What is “liquid crystal”?
Liquid crystal is a state of matter – like liquid, solid, and gas. The term “liquid crystal” is used to denote a material that exhibits a liquid phase under certain conditions. In order to understand what differentiates a liquid crystal phase from a liquid or solid phase, it is necessary to understand what defines these phases.
The difference lies in the order of matter on a molecular, atomic or subatomic level. Order is a function of the energy stored within matter, and hence a function of the temperature of matter. Thus, one could say that temperature equals motion. There is no motion at absolute zero temperature (0 Kelvin). Very close to absolute zero, a state of matter called the “Bose-Einstein condensate” can exist. A little further away from absolute zero we have solids, which are characterized by limited motion of the molecules, atoms and ions that make up the material. This limited motion is a vibration within the molecule, and an oscillation around a fixed position. In a crystal for example, the centers of gravity within the molecules vibrate around fixed positions on a crystal lattice, while the general orientation of non-spherical molecules vibrates around a preferred orientation.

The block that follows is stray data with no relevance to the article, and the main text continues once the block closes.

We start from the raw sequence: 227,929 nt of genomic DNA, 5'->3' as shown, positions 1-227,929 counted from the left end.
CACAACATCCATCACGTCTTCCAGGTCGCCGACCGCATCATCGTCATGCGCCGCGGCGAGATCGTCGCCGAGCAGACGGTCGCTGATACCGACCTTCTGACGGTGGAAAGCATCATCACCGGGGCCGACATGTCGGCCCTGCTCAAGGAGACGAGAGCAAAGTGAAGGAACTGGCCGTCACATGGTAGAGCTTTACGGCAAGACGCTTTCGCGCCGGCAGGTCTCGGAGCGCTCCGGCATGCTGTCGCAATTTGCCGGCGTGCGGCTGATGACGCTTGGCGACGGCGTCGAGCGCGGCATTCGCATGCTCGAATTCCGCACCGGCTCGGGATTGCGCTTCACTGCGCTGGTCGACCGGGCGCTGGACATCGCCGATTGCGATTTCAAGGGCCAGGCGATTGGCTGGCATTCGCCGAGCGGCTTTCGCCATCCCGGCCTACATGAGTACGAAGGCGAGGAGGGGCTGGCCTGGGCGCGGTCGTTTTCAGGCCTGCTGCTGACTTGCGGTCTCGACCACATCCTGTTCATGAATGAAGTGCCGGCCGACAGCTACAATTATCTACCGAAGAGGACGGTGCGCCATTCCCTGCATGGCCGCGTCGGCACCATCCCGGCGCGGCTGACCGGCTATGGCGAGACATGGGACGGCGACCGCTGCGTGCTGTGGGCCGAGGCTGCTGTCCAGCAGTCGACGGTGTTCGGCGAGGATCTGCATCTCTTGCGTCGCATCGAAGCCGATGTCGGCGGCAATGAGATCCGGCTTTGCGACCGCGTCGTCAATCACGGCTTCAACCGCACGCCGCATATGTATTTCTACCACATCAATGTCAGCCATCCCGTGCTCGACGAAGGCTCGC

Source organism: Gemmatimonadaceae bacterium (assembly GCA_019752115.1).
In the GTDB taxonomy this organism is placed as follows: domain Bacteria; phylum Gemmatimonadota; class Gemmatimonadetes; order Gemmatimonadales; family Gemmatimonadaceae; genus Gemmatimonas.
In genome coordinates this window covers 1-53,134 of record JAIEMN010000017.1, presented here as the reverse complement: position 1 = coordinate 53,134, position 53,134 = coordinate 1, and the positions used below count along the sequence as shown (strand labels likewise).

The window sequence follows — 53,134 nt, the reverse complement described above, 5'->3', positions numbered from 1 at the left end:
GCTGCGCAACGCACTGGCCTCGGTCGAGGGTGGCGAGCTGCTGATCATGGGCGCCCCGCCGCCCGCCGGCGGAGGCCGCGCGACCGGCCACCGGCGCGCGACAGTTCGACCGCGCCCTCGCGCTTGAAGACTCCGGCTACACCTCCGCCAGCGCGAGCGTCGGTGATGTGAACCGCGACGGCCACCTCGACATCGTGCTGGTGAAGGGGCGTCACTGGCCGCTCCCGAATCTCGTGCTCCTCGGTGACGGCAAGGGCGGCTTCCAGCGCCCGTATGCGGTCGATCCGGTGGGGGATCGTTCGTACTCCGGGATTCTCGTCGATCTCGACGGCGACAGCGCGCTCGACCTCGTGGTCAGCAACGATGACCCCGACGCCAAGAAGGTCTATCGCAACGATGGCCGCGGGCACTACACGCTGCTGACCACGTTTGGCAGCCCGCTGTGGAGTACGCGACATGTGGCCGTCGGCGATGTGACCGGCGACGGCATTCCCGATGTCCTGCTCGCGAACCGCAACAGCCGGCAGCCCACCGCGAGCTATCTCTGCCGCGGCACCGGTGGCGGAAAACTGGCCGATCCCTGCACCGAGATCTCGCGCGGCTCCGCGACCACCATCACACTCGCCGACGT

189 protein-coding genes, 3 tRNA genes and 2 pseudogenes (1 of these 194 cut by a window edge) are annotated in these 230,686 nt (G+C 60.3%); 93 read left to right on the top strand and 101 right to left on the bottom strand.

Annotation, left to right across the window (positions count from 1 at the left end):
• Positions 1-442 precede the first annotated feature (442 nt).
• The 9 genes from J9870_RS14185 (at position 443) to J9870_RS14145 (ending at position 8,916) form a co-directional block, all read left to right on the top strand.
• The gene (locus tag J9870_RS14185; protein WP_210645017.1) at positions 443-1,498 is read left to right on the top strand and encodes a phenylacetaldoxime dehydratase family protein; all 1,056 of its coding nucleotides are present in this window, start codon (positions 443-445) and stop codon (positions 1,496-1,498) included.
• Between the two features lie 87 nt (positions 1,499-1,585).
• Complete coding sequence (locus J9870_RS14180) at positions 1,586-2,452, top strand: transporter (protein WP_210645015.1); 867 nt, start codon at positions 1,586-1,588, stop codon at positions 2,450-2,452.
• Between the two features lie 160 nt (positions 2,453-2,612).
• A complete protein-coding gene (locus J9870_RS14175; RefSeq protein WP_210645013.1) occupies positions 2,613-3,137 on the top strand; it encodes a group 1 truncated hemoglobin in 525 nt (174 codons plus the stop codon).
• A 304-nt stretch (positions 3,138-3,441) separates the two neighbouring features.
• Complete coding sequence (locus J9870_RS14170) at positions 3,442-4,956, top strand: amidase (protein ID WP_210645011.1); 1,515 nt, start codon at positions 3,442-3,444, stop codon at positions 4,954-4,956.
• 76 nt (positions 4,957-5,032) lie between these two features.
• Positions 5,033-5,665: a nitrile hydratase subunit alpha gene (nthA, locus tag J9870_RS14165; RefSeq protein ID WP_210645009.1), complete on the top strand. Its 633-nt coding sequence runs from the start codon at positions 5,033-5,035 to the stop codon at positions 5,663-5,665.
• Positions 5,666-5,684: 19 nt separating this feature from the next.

When a solid melts, this long range order (fixed average position, fixed average orientation many thousands of molecular units across) breaks up. If both long range orders (position and orientation) dissipate at the same time as when the melting point is reached, a liquid phase is formed. In a liquid, there still is some level of order, but only in a short range (i.e. a few molecules across). The hydrogen bonds between water molecules are a good example. When, with increasing temperature, this short range order gets lost and the molecules become completely independent in their motion, we speak about a gas or vapor. Finally, when electrons or other sub-atomic particles lose their order with respect to the rest of the molecule, we speak about plasma.
Nature does not require that each phase is formed: Some materials can go from solid to gas without a liquid phase. Neither does nature require that positional and orientational order get lost in one step and at the same temperature. Depending on environmental conditions such as pressure or solvent concentration in a mixture, phases may be skipped or additional phases may appear when changing the temperature of a material. If positional order gets lost at the melting point, but orientational long range order is maintained up to a higher temperature, a liquid crystal phase is formed. The temperature at which all orientational long range order gets lost is called clearing point, as at such temperature a typically milky liquid crystal turns into a clear fluid.